But behind every Madison Avenue victory lurks a deeper social reality. And as it happens there was another factor in the surge of engagement ring sales—one that makes the ring's role as collateral in the premarital economy more evident. Until the 1930s, a woman jilted by her fiance could sue for financial compensation for "damage" to her reputation under what was known as the "Breach of Promise to Marry" action. As courts began to abolish such actions, diamond ring sales rose in response to a need for a symbol of financial commitment from the groom, argues the legal scholar Margaret Brinig—noting, crucially, that ring sales began to rise a few years before the De Beers campaign. To be marriageable at the time you needed to be a virgin, but, Brinig points out, a large percentage of women lost their virginity while engaged. So some structure of commitment was necessary to assure betrothed women that men weren't just trying to get them into bed. The "Breach of Promise" action had helped prevent what society feared would be rampant seduce-and-abandon scenarios; in its lieu, the pricey engagement ring would do the same. (Implicitly, it would seem, a woman's virginity was worth the price of a ring, and varied according to the status of her groom-to-be.)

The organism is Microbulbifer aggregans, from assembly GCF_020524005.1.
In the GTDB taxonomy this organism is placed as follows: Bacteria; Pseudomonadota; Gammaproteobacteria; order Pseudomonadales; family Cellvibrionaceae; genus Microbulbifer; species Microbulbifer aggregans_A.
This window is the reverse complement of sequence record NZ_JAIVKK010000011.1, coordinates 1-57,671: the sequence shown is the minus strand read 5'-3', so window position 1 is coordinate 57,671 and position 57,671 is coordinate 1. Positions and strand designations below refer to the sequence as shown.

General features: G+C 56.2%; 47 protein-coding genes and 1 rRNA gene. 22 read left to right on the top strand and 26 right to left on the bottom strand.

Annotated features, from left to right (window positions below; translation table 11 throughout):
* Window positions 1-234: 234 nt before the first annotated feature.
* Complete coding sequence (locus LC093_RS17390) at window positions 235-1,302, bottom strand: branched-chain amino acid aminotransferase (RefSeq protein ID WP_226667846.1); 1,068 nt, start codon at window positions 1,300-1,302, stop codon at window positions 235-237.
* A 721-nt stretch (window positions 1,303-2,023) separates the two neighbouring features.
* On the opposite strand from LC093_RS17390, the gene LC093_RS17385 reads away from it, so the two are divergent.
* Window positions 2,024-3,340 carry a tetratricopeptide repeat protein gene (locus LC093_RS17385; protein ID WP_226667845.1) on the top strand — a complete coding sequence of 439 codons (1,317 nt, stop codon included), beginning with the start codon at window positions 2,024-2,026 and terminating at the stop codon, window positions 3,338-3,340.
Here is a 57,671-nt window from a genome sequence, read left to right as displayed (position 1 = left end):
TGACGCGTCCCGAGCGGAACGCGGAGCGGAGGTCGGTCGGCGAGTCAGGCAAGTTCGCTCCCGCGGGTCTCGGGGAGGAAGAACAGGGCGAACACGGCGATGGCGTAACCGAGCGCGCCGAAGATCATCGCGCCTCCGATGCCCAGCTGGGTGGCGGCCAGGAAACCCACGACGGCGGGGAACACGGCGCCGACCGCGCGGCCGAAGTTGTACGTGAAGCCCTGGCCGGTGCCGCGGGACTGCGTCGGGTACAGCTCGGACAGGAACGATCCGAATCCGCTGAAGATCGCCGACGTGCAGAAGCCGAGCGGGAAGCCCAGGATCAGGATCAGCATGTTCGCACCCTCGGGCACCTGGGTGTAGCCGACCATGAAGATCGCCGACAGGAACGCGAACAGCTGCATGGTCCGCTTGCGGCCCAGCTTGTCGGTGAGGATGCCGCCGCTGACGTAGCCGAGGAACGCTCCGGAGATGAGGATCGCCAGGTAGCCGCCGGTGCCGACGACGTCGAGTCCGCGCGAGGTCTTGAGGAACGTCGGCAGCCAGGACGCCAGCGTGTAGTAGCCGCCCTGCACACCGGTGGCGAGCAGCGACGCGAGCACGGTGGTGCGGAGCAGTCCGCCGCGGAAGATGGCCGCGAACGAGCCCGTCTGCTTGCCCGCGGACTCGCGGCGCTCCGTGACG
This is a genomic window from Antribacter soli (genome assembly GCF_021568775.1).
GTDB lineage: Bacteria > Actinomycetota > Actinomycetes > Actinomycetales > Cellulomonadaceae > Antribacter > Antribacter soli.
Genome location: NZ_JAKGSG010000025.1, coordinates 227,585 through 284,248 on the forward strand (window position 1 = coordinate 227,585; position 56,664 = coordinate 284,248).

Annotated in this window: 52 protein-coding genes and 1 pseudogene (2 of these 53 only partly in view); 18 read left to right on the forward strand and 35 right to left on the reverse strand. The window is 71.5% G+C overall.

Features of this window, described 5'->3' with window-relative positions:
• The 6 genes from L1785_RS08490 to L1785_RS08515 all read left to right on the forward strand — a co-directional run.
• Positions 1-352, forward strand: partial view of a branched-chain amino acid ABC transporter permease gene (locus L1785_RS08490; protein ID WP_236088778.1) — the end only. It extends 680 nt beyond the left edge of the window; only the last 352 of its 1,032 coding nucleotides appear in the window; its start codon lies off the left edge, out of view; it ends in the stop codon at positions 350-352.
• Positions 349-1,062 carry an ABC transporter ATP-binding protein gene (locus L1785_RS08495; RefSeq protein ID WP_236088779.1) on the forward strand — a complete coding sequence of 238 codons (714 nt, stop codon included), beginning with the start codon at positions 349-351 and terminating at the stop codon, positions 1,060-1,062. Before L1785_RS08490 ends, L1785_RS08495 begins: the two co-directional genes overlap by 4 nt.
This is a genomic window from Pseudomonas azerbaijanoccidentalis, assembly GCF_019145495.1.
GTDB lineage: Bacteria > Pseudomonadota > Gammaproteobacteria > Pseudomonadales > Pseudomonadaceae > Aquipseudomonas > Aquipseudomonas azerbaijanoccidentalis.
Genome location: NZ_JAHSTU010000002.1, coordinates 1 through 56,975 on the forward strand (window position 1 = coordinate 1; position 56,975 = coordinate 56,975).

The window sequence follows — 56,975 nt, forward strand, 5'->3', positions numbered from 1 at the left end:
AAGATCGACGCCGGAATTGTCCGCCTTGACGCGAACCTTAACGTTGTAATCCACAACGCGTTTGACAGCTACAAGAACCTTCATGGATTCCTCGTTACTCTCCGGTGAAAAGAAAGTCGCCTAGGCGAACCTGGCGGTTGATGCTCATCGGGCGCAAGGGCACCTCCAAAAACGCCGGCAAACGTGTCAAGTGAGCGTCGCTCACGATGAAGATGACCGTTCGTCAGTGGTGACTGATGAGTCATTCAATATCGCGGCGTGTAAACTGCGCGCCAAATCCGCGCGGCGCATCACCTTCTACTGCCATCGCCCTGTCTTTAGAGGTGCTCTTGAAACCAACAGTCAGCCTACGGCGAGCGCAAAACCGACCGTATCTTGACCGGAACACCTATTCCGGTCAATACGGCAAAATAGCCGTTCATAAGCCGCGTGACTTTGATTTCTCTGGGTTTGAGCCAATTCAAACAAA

On the face of it, the engagement ring's origins as a financial commitment should make modern brides-to-be wary. After all, virginity is no longer a prerequisite for marriage, nor do the majority of women consider marriageability their prime asset. Many women hope for a marriage in which housework, child-rearing, and breadwinning are equitably divided. The engagement ring doesn't fit into this intellectual framework. Rather, its presence on a woman's finger suggests that she needs to trap a man into "commitment" or be damaged if he leaves. (In most states today, if a groom abandons a bride, she is entitled to keep the ring, whereas if she leaves him, she must give it back.) Nor is it exactly "equitable" to demand that a partner shell out a sixth of a year's salary, demonstrating that he can "provide" for you and a future family, before you agree to marry him.